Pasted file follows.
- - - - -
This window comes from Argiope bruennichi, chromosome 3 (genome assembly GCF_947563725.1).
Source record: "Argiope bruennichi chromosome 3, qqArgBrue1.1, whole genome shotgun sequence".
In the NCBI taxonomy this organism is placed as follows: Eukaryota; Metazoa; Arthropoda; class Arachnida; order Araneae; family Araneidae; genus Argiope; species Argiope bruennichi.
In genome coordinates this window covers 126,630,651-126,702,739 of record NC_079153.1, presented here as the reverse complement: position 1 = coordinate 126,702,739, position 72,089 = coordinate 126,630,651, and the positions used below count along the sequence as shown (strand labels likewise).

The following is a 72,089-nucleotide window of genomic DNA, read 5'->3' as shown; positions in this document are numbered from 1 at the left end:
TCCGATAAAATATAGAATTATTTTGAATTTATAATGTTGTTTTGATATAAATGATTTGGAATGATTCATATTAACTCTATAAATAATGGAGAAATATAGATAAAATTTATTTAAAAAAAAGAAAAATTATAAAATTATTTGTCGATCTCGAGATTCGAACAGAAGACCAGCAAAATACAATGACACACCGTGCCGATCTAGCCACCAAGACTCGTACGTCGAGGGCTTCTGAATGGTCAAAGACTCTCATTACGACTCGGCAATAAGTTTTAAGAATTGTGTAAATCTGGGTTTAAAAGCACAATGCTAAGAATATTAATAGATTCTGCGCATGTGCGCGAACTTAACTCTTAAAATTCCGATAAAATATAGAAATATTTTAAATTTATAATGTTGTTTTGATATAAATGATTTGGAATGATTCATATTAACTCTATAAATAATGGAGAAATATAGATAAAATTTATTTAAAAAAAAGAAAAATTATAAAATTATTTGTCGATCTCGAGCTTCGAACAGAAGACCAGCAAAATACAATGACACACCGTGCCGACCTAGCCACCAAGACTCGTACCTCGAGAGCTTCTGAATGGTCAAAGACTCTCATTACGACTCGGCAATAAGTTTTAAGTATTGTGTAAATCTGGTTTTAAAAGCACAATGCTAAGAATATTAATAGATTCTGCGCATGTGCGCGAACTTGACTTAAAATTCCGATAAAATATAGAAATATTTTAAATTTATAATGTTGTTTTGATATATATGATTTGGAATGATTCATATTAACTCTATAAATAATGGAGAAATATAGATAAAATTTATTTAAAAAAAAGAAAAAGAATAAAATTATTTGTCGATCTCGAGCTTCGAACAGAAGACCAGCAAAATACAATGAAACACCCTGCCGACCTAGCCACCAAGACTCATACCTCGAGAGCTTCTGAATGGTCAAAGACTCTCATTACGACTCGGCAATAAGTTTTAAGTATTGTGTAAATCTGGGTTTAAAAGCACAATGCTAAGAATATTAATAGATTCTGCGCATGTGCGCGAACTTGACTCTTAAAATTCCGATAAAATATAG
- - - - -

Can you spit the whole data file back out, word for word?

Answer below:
This window comes from Argiope bruennichi, chromosome 3 (genome assembly GCF_947563725.1).
Source record: "Argiope bruennichi chromosome 3, qqArgBrue1.1, whole genome shotgun sequence".
In the NCBI taxonomy this organism is placed as follows: Eukaryota; Metazoa; Arthropoda; class Arachnida; order Araneae; family Araneidae; genus Argiope; species Argiope bruennichi.
In genome coordinates this window covers 126,630,651-126,702,739 of record NC_079153.1, presented here as the reverse complement: position 1 = coordinate 126,702,739, position 72,089 = coordinate 126,630,651, and the positions used below count along the sequence as shown (strand labels likewise).

The following is a 72,089-nucleotide window of genomic DNA, read 5'->3' as shown; positions in this document are numbered from 1 at the left end:
TCCGATAAAATATAGAATTATTTTGAATTTATAATGTTGTTTTGATATAAATGATTTGGAATGATTCATATTAACTCTATAAATAATGGAGAAATATAGATAAAATTTATTTAAAAAAAAGAAAAATTATAAAATTATTTGTCGATCTCGAGATTCGAACAGAAGACCAGCAAAATACAATGACACACCGTGCCGATCTAGCCACCAAGACTCGTACGTCGAGGGCTTCTGAATGGTCAAAGACTCTCATTACGACTCGGCAATAAGTTTTAAGAATTGTGTAAATCTGGGTTTAAAAGCACAATGCTAAGAATATTAATAGATTCTGCGCATGTGCGCGAACTTAACTCTTAAAATTCCGATAAAATATAGAAATATTTTAAATTTATAATGTTGTTTTGATATAAATGATTTGGAATGATTCATATTAACTCTATAAATAATGGAGAAATATAGATAAAATTTATTTAAAAAAAAGAAAAATTATAAAATTATTTGTCGATCTCGAGCTTCGAACAGAAGACCAGCAAAATACAATGACACACCGTGCCGACCTAGCCACCAAGACTCGTACCTCGAGAGCTTCTGAATGGTCAAAGACTCTCATTACGACTCGGCAATAAGTTTTAAGTATTGTGTAAATCTGGTTTTAAAAGCACAATGCTAAGAATATTAATAGATTCTGCGCATGTGCGCGAACTTGACTTAAAATTCCGATAAAATATAGAAATATTTTAAATTTATAATGTTGTTTTGATATATATGATTTGGAATGATTCATATTAACTCTATAAATAATGGAGAAATATAGATAAAATTTATTTAAAAAAAAGAAAAAGAATAAAATTATTTGTCGATCTCGAGCTTCGAACAGAAGACCAGCAAAATACAATGAAACACCCTGCCGACCTAGCCACCAAGACTCATACCTCGAGAGCTTCTGAATGGTCAAAGACTCTCATTACGACTCGGCAATAAGTTTTAAGTATTGTGTAAATCTGGGTTTAAAAGCACAATGCTAAGAATATTAATAGATTCTGCGCATGTGCGCGAACTTGACTCTTAAAATTCCGATAAAATATAG